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Comment: Re:Florian is not a blogger, he is a troll (Score 2) 166

by a.ameri (#36380834) Attached to: Dispute Damages Would Exceed Android Revenues

Yeah, I think we have moved on. Sad truth is that Slashdot is not the place it used to be.

For real news about stuff that matters, I now mostly rely on Ars Technica, Anandtech, LWN and The H. They pretty much cover most things I'm interested in between them.

And if Google Reader stats that I see are any indication, in terms of users and traffic, Slashdot is just a shadow of itself these days.

Comment: So much change resistance (Score 1) 729

by a.ameri (#36020208) Attached to: Ubuntu Unity: The Great Divider

Am I the only one here who actually likes Unity?

I've tried multiple graphical environments through the years, from Windows 3.1 and NeXT, to BeOS and XP and KDE (2, 3, 4) and Gnome 2. Every one of them introduced new concepts, some of which worked, some didn't, but I don't understand what the big deal is adapting to a new interface. For a long time, the the Windows 95 start menu concept was thought of as a solid, and KDE 2 and 3 and Gnome 2 to a certain extend, adapted it and enhanced it, but basically followed it. Usability studies are however showing that the whole layer under layer of options isn't the best way of organising things, which is the reason behind KDE 4's menue, Ribbon interface in Office, as well as launchers such as Launchy and Gnome-Do.

The other thing that power users are deriding is lack of options and customisability. Sure, options are good and power users like making their desktiop their own, but we have to realise that for a general purpose system, evey option has a cost. Cost in terms of support, cost in terms of number of things that can go wrong, or that the user can mess up. Now, I am not saying that we should remove all options and preferences, and sometimes systems go too far (for example Gnome 3 has gone too far in my opinion) but these things take time to settle down. Sometimes the bendulum swings too far one way, then the other, until a balance is found with which most users are happy. Give it time.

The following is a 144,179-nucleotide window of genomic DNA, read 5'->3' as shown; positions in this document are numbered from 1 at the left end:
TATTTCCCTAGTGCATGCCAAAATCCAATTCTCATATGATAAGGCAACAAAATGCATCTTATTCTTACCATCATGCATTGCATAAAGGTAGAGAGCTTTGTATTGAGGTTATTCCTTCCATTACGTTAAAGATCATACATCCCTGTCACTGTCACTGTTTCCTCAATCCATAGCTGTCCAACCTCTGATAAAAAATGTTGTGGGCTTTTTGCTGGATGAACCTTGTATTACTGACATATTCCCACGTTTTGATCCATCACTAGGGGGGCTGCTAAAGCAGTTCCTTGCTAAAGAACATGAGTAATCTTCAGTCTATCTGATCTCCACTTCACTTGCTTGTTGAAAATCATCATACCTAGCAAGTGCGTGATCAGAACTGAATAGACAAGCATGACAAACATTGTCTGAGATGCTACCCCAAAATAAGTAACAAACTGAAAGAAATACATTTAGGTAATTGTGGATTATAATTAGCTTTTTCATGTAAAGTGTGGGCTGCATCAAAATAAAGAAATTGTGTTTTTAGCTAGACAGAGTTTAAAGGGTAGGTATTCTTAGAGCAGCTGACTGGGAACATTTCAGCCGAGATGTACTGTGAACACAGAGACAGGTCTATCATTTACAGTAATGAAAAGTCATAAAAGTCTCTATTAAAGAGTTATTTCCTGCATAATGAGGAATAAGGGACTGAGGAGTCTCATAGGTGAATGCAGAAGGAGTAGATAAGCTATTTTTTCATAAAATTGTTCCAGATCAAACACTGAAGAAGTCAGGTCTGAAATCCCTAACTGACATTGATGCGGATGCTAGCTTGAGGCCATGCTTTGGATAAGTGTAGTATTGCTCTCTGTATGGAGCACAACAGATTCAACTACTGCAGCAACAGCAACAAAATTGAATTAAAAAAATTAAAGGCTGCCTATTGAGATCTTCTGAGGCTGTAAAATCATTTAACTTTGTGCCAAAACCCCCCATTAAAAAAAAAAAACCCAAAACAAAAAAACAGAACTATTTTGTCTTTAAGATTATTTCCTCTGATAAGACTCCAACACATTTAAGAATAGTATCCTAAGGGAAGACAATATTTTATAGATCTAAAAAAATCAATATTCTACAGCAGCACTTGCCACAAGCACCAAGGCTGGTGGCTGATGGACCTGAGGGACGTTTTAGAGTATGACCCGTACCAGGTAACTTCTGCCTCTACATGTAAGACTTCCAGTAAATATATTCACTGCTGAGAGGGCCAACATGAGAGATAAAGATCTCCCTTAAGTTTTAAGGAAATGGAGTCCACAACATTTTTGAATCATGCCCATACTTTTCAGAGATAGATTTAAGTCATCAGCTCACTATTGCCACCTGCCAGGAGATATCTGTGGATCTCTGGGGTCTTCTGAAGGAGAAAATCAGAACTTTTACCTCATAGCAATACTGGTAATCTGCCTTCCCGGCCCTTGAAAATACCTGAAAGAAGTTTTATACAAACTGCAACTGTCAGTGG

For a bunch of tech-savvy intelligent people, I find the slashdot crowd's utter resistance towards any UI change baffling. Rarely, even in corporate environments have I seen so much change resistance. It seems like some of us formed our UI habits in early 90s, and are so attached to them, we just can't think of anything different. It's just a new UI people! And it's a bit different, and it's not perfect, but surely, like everything Linux, it will get better overtime. Like it or not, trying new things is a sign of innovation, which is the sign of a healthy eco system.

Comment: Re:lowest account number? (Score 1) 443

by a.ameri (#30411504) Attached to: Slashdot Turns 100,000
I know you were trying to be funny, but GT3 RS with a sound system? Seriously?! It's like setting emacs with vi key bindings. Or setting bash as the default shell in NetBSD. It's travesty!

You pay $40,000 more than the normal GT3 for Porsche to rip out everything from the car to make it light, including the engine noise filters, GPS, adjustable seats, and the sound system. The engine and the chassis aren't that different between a normal GT3 and a GT3 RS. It's mostly the weight.

I assure you, that after you look at your bank balance and realise that it's $40,000 short cause you wanted to get rid of every last extra gram on your car, you will not be adding any weight to it. In fact, you'll soon be joining your local gym when you notice that you are not getting the claimed 0-60 times.

Oh well, I guess after 100,000 posts I still don't know that I shouldn't talk about cars here.